Herbs are among the most useful plants in nature. We use them in food and medicines. We use them in skin care products. We even use them to scent the air.
But human beings are not the only creatures that love herbs. Bees, butterflies and other insects love them, too – as do some birds.
David Trinklein is a plant scientist with the University of Missouri Extension, in Columbia, Missouri. He told the Associated Press that people’s interest in herbs has been growing and herb sales are on the rise.
People are using fresh garden herbs for cooking, he said, but their other interest in herbs is to support pollinators – creatures that help plants to reproduce.
Bee populations, for example, have been shrinking in many areas. Scientists suspect pesticide poisoning and climate change as among the main causes.
Many gardeners are trying to help pollinator populations by giving them the plants they need to be healthy.
Francis Drummond notes that bees enjoy many kinds of herbs. Drummond is a professor in the School of Biology and Ecology at the University of Maine.
He said that herbs with the most nectar bring bees to the garden. Bees love nectar-filled herbs, such as thyme, comfrey, oregano, lemon balm, lavender and rosemary.
Pollinators will visit most flowering herbs. But some, like cilantro and basil, lose other qualities when they grow flowers. That information comes from Ed Spevak, of the Saint Louis Zoo in Missouri. He suggests that people use leaves from the plant earlier for their own purposes. Then they can let the plant grow flowers to support pollinators.
Some herbs, like cilantro, fennel and dill, produce very small flowers that interest very small bees, Spevak said. Fennel and dill also serve as food for black swallowtail caterpillars.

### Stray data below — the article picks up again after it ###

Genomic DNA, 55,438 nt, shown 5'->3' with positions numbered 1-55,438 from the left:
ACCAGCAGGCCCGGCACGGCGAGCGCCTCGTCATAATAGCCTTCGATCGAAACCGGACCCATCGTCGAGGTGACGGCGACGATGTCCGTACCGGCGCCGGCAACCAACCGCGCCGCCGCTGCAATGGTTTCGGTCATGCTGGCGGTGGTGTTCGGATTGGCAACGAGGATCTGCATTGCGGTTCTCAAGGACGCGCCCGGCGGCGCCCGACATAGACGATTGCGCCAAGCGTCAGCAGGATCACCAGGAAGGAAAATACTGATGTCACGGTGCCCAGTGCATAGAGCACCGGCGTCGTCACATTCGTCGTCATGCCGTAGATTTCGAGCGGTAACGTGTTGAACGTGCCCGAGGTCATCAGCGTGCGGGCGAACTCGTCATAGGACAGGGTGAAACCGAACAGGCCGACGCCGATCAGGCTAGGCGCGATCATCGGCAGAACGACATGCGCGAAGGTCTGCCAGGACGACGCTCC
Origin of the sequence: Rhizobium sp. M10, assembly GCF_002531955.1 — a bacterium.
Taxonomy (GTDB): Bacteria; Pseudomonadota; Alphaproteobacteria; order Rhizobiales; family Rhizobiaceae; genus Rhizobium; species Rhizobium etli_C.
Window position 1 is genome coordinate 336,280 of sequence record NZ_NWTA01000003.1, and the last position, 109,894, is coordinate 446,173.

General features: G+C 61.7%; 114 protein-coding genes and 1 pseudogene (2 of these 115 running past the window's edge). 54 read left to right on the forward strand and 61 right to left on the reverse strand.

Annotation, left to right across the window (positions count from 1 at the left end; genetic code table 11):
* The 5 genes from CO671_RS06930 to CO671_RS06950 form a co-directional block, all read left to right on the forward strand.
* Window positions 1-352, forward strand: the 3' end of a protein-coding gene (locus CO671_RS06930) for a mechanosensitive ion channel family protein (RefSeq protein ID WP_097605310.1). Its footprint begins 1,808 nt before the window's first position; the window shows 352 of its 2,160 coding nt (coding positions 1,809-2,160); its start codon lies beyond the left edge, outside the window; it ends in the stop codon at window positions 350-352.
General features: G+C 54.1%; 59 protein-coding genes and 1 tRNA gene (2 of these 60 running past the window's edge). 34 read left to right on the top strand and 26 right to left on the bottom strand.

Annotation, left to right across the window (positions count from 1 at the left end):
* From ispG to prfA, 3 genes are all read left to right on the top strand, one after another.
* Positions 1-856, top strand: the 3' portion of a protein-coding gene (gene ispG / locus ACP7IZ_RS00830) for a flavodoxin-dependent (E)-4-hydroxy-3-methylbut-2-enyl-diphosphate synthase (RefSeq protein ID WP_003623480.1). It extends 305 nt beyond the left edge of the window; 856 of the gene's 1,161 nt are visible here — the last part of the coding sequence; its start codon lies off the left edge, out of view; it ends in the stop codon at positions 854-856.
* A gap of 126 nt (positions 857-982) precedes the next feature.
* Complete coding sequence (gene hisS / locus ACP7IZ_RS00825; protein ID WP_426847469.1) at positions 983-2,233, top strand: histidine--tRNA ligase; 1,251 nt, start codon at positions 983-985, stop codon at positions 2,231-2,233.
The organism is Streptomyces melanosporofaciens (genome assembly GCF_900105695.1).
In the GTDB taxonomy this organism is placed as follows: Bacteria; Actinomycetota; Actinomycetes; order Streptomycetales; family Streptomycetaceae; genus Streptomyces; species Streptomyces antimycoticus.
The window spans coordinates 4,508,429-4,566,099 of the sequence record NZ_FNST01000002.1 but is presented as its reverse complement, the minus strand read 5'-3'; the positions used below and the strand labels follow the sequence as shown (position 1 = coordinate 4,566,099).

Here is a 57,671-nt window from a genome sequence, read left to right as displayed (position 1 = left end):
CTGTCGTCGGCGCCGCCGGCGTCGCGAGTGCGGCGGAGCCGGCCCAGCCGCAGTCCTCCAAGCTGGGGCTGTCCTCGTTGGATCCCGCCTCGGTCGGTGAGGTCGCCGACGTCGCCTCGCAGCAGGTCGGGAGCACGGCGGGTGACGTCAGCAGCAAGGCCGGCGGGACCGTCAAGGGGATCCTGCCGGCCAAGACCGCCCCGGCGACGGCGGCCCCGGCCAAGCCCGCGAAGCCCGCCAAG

Bees – especially honeybees – find flowers by their color, not their smell, notes David Salman. He is founder of High Country Gardens, a gardening supply company.
In general, annual herbs are more important for butterflies, especially swallowtails, Salman said. Annuals are plants that must be replanted each year.
Pollinators are necessary for a huge amount of the world’s food production, but European honeybees are especially important, Trinklein said.
“They’re the king of the pollinators,” he said. But other kinds of bees can often be accidental pollinators. Honeybees are also greater in number and more active than other pollinators.
Bees must collect syrup and pollen from early spring through late autumn to support a healthy bee colony, Trinklein said. That means gardeners should plant many kinds of flowers and herbs to lengthen the flowering season.
Many beekeepers believe that herbs used for bringing in pollinators should be native to an area. But Trinklein disagrees.
“I don’t think a bee minds if an herb is native or non-native,” he said. He added that lavender and “anything in the catnip family” will bring bees.
Gardeners wishing to help pollinators might consider planting scent gardens made up wholly of herbs. They can make your home smell wonderful and supply nutrients to bees, he said.
However, Trinklein advises gardeners against wearing strong-smelling perfumes and hair products, which bees could mistake for nectar.
I’m Alice Bryant.
Words in This Story
garden – n. an area of ground where plants, such as flowers or vegetables, are grown
scent – n. a pleasant smell that is produced by something
pesticide – n. a chemical that is used to kill animals or insects that damage plants or crops
nectar – n. a sweet liquid produced by plants and used by bees in making honey
caterpillar – n. a small creature that is like a worm with many legs and that changes to become a butterfly or moth
syrup – n. a sweet, thick liquid made from the juice of a fruit or plant
pollen – n. the very fine dust that is produced by a plant and that is carried to other plants of the same kind usually by wind or insects
perfume – n. a liquid substance that you put on your body in small amounts in order to smell pleasant